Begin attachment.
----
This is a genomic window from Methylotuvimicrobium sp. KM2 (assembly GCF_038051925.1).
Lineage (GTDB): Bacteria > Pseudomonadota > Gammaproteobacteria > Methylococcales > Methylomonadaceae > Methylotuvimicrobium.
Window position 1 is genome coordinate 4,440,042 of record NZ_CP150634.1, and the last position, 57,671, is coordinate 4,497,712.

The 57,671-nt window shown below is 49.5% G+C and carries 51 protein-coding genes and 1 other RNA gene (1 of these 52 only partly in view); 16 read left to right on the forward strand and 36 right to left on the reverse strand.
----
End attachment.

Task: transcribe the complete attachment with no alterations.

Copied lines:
This is a genomic window from Methylotuvimicrobium sp. KM2 (assembly GCF_038051925.1).
Lineage (GTDB): Bacteria > Pseudomonadota > Gammaproteobacteria > Methylococcales > Methylomonadaceae > Methylotuvimicrobium.
Window position 1 is genome coordinate 4,440,042 of record NZ_CP150634.1, and the last position, 57,671, is coordinate 4,497,712.

The 57,671-nt window shown below is 49.5% G+C and carries 51 protein-coding genes and 1 other RNA gene (1 of these 52 only partly in view); 16 read left to right on the forward strand and 36 right to left on the reverse strand.